We listened to the sound check and I have a brief video clip of the sound check here. I estimate the average SPL at roughly 95 – 100 dB. They were not afraid to let the music go loud.

The production environment was world-class and state-of-the-art. No doubt that the audio/visual environment is one of the best in the world.

Some interesting observations. The Yamaha concert grand piano was donated to the church by Yamaha. The piano was about $150,000. Sony donated over $200,000 in flat screens for the music stands. The platform for the musicians is on hydraulics. Their stage lowers when they are not playing and rises when they do play.

The church fields a vocal choir of roughly 100 people. The worship band consisted of drums, percussion, keyboard, grand piano, bassist, acoustic guitar, electric guitar, and a horn section.

No monitor wedges. Everyone uses in ear monitors.

Best worship team I have ever heard. They were led by Cindy Ratcliff.

Joel Osteen spoke. I had heard that he teaches a prosperity gospel and that his teaching is pretty simple. His message confirmed what I had heard. However, he does have a lot of charisma. I left the church challenged and encouraged.

This would not be the kind of church that I would want to attend on a regular basis although it sure would be fun to be part of their worship team. Great musicians.

Here is the video of the soundcheck at Lakewood.


Patty Cake

When Pat Robertson does this I wonder about his understanding of the role of Christian leadership.

Barna had an interesting study a few years back on the strongest and weakest character traits of Christian leaders.

Churchgoers rely upon leaders to use their leadership role appropriately… the public expects leaders to treat their position as a means of serving people with godly wisdom, genuine love and with the understanding that leadership is about the privilege of serving, not about power, authority, perks or ego gratification. For the Church to be distinguished from other groups in our culture, and to have positive influence on the lives of people both within and outside of the local church, its leaders must model the difference that being a Christian leader represents.

Is That Really You?

The picture below has eight different perspectives. Spend a few moments and see how many you can make out.

It is a bit of a strange test. Some people will be able to see all eight perspectives and others will not. Even those who can see the different views will have trouble holding some in mind and getting them to come to mind when they want to evoke them.

In some ways, this picture, because of its multiple perspectives, provides the best example of personality. The personality of an individual person is based on the attitudes and behaviors that get conveyed to others in various situations.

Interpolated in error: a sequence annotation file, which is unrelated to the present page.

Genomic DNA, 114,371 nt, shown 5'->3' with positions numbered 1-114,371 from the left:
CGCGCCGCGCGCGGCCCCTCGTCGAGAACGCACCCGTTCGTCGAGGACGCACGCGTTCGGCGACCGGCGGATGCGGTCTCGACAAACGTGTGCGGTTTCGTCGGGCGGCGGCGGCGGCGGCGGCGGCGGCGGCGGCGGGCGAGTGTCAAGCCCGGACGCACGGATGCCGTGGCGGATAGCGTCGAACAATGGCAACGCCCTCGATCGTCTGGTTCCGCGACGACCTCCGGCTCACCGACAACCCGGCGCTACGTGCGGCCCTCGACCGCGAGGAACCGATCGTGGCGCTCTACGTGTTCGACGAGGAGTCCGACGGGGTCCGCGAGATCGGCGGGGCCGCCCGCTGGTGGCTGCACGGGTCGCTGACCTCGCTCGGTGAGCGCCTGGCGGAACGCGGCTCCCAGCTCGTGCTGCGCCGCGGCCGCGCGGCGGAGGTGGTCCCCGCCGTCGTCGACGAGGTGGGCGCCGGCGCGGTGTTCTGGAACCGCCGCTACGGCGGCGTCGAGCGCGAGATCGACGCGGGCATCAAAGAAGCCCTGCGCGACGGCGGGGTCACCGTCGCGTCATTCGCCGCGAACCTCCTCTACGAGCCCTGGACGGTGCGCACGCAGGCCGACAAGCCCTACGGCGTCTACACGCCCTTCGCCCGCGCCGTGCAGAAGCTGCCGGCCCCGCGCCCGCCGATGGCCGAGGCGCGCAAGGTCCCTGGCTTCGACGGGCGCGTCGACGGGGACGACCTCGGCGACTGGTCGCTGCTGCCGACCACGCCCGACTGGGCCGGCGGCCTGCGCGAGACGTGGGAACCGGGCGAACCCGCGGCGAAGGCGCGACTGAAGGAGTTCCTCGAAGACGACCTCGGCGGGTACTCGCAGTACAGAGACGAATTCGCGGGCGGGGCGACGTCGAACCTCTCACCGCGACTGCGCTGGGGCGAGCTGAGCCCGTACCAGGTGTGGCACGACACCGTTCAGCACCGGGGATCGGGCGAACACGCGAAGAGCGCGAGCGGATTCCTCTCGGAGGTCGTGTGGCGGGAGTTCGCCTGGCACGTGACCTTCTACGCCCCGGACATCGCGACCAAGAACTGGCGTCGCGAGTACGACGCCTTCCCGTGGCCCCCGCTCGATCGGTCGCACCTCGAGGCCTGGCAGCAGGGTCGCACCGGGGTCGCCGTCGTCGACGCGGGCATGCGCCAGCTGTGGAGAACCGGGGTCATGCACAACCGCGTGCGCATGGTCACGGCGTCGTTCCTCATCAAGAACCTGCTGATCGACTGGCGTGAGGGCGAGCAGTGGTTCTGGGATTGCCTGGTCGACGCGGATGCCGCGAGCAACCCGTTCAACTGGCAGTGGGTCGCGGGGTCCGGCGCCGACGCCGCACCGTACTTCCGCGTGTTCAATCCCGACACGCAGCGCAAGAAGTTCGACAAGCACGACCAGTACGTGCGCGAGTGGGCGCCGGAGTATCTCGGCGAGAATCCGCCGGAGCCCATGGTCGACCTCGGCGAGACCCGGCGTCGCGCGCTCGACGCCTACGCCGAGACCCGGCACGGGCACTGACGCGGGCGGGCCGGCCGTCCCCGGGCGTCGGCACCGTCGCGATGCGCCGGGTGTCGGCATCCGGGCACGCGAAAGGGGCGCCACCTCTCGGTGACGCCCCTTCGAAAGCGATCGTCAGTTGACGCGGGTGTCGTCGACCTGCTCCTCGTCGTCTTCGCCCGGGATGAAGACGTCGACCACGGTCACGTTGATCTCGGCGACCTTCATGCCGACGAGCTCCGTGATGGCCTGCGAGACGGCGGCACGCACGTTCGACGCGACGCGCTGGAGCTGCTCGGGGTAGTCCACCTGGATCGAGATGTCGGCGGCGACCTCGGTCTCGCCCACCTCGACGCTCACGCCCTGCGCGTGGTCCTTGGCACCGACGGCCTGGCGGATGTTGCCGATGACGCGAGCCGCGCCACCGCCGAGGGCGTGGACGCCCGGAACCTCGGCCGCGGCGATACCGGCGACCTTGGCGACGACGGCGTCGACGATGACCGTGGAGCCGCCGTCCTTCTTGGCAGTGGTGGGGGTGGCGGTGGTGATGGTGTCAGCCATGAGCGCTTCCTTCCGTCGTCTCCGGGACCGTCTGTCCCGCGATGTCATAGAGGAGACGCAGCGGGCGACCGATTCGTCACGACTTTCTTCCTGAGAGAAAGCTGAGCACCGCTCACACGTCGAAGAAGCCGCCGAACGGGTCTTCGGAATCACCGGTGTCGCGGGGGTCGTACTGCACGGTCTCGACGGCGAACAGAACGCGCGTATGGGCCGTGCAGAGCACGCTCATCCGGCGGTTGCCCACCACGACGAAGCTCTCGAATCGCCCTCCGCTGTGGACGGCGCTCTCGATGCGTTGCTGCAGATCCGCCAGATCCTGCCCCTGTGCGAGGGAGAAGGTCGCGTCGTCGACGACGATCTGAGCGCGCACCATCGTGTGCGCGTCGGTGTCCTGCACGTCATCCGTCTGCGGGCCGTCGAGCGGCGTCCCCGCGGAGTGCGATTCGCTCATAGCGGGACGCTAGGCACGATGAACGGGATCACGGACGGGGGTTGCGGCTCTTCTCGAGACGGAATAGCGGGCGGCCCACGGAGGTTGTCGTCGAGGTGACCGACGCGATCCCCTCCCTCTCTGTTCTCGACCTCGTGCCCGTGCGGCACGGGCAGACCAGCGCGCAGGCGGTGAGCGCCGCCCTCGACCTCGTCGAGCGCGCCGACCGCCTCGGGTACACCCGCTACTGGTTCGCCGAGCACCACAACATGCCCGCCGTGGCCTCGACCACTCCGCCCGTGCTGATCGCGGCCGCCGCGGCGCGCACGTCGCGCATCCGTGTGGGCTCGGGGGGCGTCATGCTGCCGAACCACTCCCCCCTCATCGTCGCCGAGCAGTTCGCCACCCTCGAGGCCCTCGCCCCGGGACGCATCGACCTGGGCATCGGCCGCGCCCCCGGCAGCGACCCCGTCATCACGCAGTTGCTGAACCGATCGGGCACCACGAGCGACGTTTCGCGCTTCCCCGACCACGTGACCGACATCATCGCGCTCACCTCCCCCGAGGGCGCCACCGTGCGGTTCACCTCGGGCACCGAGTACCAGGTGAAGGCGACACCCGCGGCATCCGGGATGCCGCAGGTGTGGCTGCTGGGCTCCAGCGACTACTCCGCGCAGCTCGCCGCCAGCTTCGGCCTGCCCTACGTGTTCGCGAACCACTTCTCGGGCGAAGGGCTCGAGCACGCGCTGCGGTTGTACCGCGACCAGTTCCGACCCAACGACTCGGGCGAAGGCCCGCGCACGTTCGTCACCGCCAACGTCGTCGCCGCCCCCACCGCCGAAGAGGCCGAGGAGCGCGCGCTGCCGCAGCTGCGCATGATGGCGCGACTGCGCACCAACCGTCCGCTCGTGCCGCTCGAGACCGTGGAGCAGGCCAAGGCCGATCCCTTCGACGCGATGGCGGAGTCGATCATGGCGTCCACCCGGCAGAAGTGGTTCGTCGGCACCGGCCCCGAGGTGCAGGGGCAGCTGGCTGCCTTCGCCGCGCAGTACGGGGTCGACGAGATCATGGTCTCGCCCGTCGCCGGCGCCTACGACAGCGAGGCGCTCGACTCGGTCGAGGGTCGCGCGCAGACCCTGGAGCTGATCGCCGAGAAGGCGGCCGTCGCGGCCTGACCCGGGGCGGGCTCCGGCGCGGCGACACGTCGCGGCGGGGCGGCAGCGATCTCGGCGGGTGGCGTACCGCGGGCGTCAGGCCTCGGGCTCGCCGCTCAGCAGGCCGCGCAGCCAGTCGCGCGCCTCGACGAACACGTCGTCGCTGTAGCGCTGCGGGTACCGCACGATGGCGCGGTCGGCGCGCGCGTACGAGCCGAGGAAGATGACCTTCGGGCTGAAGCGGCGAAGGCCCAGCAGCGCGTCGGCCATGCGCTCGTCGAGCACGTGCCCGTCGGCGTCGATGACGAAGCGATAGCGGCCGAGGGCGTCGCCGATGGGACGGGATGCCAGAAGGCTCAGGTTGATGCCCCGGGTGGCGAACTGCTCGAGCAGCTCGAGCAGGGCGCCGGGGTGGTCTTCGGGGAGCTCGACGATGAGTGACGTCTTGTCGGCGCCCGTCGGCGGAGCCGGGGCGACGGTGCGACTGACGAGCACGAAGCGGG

Some attitudes and behaviors will only become apparent in certain situations, while others will be fairly obvious at all times.

The difference between this picture and life, is that the picture is much less complex. We create mental representations of almost everything we experience and these mental representations are combined and separated regularly.

Leo Tolstoy had this to say about perspective:

“I know that most men, including those at ease with problems of the greatest complexity, can seldom accept even the simplest and most obvious truth if it be such as would oblige them to admit the falsity of conclusions which they have delighted in explaining to colleagues, which they have proudly taught to others, and which they have woven, thread by thread, into the fabric of their lives.

I spent several hours last night learning to see things from a different perspective.

It was very hard. Much harder than making out the different perspectives in the picture below.


Preaching More Than Words

After church yesterday I found myself thinking about preaching. I have heard some great preachers and I have heard some pretty bad ones.

Mark Twain made an interesting observation about preaching. When I read his words, they had far more impact to me than most of the sermons that I have heard over the past several months.

Our words and acts are not for ourselves but for others. They are like the tidal waves of the seas that encircle the earth. They are heard about us when they are uttered. We are preaching all the time, even if we do not know it. We forget that we carry influence. We ought to remember it, however, and make it a constant reminder. We had better see that our conduct is of a favorable nature.

Preaching and integrity of character must go hand in hand. You cannot do one without the other. And, as a layperson, I have to remember that my own words and actions do matter. Preaching is not about listening. It is about how we conduct ourselves every day.

Such a hard journey, life is.